In essence, HOPE Gardens creates a community space that fosters relationships, educates the community, and addresses barriers to food access through shared efforts in sustainable agriculture. Counter Culture was pleased to be able to support with a such an important initiative in one of our local communities by donating a Farmhouse subscription to their fundraising raffle.
 
On November 17, some 57 individuals gathered at Vimala's Curryblossom Cafe to support HOPE Gardens for their fall fundraiser. The three-course meal, which was prepared and served entirely by volunteers with Vimala's guidance, included local grass-fed beef, pumpkin soup, and sweet potato custard. After the dinner, Alice Ammerman from the UNC Center for Health Promotion and Disease Prevention spoke about the importance of emphasizing social justice through food equity and read the poem that she wrote for HOPE Gardens' ribbon cutting in 2009. The evening concluded with the raffle and live jazz performed by UNC students.
 
In total, the event raised over $2,500 to support programs such as HOPE Garden's free cooking classes and sponsored plots.
 
If you think your organization might be a good fit for Counter Culture's partnership, and you are located close to one of our eight Training Centers, don't hesitate to get in touch here.
 
Thanks,
Hannah
As we say in our Direct Trade report, Cenfrocafe is truly a model among cooperatives, and they are a joy to visit and learn from each time. This visit included all of the usual elements – from producer meetings to meeting with cooperative leadership, cupping, and, in general, hearing about highlights and challenges currently facing the group.
 
Cenfrocafe has grown by almost 30% this year in its volumes. The coffee we received from this group and sell as Valle del Santuario and La Frontera has been exceptional this year. Our hope is to continue to hone in on even greater volumes of this quality coffee. Already on the larger side with 2,680 members, they have 240 more members going through the one-year trial period. They are, after 12 years of operation, getting to be a well-oiled machine. In addition to the business of coffee, they are intentionally working on helping producers with diversification efforts, health resources, and continued integration of youth and women in the cooperative. Of course, they still have kinks to work out in stabilizing volumes, lot separation, and best representing the needs of cooperative members.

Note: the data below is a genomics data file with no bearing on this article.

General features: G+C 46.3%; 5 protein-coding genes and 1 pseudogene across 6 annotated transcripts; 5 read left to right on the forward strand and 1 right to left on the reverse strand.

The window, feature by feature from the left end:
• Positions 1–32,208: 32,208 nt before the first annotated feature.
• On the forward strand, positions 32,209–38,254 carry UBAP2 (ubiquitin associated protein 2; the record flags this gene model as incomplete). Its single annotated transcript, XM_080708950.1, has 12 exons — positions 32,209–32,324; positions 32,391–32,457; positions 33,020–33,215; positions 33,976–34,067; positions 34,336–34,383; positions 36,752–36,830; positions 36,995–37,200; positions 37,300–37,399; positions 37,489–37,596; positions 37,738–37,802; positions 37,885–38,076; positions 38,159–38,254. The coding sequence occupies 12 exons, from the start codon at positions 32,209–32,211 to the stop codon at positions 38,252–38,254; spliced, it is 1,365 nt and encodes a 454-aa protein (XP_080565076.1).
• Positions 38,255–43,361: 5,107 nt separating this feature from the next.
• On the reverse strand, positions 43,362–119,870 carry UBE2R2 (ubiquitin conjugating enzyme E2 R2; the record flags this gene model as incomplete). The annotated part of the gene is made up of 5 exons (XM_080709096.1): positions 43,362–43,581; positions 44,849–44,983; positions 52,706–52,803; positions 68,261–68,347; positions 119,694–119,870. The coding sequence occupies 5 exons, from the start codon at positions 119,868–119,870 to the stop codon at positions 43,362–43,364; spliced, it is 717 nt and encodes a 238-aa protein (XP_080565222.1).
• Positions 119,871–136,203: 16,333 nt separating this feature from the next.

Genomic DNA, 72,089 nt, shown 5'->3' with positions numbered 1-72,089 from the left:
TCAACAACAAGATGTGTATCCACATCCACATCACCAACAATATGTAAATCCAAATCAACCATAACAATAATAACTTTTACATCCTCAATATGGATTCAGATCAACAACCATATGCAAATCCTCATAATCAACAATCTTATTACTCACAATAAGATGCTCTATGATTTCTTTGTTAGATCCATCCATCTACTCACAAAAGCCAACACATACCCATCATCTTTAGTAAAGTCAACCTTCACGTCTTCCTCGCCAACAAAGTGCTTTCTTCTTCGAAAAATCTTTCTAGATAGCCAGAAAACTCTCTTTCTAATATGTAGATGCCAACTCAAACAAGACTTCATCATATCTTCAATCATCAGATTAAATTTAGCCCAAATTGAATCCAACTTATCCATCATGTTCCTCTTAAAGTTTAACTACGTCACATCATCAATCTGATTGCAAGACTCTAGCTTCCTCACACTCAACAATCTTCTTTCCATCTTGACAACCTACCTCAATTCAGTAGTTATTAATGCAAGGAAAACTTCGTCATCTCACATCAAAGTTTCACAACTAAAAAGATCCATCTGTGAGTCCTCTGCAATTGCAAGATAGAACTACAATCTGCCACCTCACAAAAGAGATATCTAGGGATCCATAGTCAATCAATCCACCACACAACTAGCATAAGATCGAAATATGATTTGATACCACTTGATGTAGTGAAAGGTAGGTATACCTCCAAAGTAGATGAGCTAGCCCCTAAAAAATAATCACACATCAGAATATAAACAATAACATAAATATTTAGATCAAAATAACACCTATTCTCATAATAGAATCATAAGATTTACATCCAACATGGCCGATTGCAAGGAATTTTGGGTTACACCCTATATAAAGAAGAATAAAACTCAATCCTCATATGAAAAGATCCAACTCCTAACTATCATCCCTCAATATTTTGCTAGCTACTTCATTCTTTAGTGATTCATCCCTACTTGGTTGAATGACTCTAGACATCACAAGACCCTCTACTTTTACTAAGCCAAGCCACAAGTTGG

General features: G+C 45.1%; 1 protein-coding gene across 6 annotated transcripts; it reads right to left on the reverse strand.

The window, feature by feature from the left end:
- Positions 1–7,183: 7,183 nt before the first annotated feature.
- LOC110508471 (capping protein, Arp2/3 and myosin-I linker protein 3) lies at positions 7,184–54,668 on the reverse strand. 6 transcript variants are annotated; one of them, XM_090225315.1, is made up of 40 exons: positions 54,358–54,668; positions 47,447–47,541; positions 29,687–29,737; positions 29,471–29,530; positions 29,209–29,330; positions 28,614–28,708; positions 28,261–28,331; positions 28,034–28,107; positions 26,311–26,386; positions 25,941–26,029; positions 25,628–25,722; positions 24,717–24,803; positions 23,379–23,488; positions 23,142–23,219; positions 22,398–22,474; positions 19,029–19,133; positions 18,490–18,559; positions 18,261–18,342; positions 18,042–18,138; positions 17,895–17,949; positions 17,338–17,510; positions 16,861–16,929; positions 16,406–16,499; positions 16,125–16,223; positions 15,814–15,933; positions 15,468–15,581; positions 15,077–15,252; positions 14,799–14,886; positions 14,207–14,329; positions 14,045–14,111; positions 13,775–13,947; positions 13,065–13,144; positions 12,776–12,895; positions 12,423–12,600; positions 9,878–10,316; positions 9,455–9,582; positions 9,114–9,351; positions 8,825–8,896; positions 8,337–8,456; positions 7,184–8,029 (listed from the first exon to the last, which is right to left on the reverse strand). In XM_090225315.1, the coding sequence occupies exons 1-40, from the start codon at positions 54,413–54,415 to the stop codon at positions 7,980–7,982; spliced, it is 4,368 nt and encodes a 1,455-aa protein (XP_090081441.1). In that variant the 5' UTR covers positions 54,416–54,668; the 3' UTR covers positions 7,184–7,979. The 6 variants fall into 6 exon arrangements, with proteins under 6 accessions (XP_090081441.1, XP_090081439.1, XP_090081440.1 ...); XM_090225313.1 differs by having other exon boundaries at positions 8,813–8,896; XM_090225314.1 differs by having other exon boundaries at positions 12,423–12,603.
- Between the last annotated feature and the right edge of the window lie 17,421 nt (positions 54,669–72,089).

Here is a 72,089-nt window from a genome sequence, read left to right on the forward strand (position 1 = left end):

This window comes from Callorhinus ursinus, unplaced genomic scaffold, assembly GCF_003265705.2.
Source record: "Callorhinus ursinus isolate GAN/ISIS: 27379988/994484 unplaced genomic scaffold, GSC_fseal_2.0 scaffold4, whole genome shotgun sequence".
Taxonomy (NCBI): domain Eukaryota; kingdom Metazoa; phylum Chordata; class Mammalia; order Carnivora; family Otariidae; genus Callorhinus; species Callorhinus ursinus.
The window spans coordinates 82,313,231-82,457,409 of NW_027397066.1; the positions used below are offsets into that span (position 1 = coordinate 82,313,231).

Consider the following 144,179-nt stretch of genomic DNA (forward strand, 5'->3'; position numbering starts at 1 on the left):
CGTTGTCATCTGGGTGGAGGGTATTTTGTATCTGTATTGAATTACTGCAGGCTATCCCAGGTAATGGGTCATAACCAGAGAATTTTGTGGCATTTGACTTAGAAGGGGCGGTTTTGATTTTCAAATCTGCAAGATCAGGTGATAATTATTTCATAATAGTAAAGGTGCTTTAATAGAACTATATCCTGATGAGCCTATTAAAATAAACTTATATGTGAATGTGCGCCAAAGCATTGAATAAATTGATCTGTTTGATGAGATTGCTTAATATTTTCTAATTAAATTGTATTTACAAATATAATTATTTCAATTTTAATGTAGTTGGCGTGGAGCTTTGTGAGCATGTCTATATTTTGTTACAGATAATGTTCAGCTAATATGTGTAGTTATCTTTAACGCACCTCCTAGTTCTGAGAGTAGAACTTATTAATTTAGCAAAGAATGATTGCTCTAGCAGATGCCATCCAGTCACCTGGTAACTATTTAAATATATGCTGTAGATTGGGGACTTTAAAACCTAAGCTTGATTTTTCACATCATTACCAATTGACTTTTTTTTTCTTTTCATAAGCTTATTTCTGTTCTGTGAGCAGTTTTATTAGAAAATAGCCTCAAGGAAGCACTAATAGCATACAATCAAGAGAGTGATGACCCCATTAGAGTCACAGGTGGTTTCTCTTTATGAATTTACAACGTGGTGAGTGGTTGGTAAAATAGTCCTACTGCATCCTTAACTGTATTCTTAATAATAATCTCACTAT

Leaf rust is beginning to prove challenging, and some producers have lost up to 3,000 trees or more as a result. Conversations about how to prevent and renovate are serious. And, continuing to have the conversation about producing quality coffee alongside conversations about protection and disease resistant varieties is inevitable. The hope is that Cenfrocafe can continue to take a proactive role in regard to producers' needs for prevention training and on-farm investments.
 
Coffee quality this year was lagging in July and August at the beginning of the harvest, but they had higher hopes as they saw great improvements in October. I believe our coffee this year reflects that change. And, it again emphasizes the benefits of being by the cooperative's side – as true partners – not just for one harvest or one great run, but through the ups and downs.
 
I hope you'll enjoy these photos of my last week in Peru!
 
Abrazos,
Hannah
 
From the embed above, click [full screen] and [show info] for Hannah's annotated notes on each photo. You can also view Hannah's trip report on Flickr.
 
Bilal Sarwari works with adolescents in psychiatric crisis through therapeutic gardeningOur own Emily Davis in Atlanta made a fruitful connection with a local partner, Bilal Sarwari, who works with adolescents in psychiatric crisis through therapeutic gardening. The group is located in Decatur and, as Bilal says, the "program has been a great source of stress relief for our clients, and we even have adult clients who come down from our other facilities [who] volunteer."
 
Here's a little bit more from Bilal about exactly how our Atlanta Training Center's coffee grounds help:
 
Coffee grounds are essentially prepped for use in sustainable agriculture: they are wet (bacteria and fungi need water to grow), they are ground (provides increased surface area for microorganisms to attach), natural deoderizers, and rich in nitrogen (seeds contain a great deal of DNA per capita and DNA consists of nitrogen base pairs). Essentially, coffee grounds make great compost and worms love it – and I love earthworms.
 
Secondly, your coffee grounds provide a natural defense against ants. After two years of hard work, our soil is rich and loose. Ants love to build their colonies in our garden beds. Last year, I read an article from that suggested using coffee grounds against ants. I tried it on an ant pile and two days later the ants were gone. I was amazed. Now the gardens smell like finely-roasted beans, and I don't have to worry about the health effects of dangerous pesticides on our clients' growing bodies.
 
Our hope is that other local groups close to our various training centers feel similarly inspired to use our excess coffee grounds. The possibilities are endless!
 
Thanks, Bilal, for truly multiplying the good that can come from what has previously been considered a waste product.

Thanks to Thrillist and their panel of judges for the generous acknlowdgement.
 
 
(Suffice it to say, we were thrilled with where we landed on the list; sorry about the pun.)
 
 
POSTED IN: coffee
Michael Hession and the Gizmodo team stopped by our Manhattan Training Center for a look around with Team NYC's Tommy Gallagher.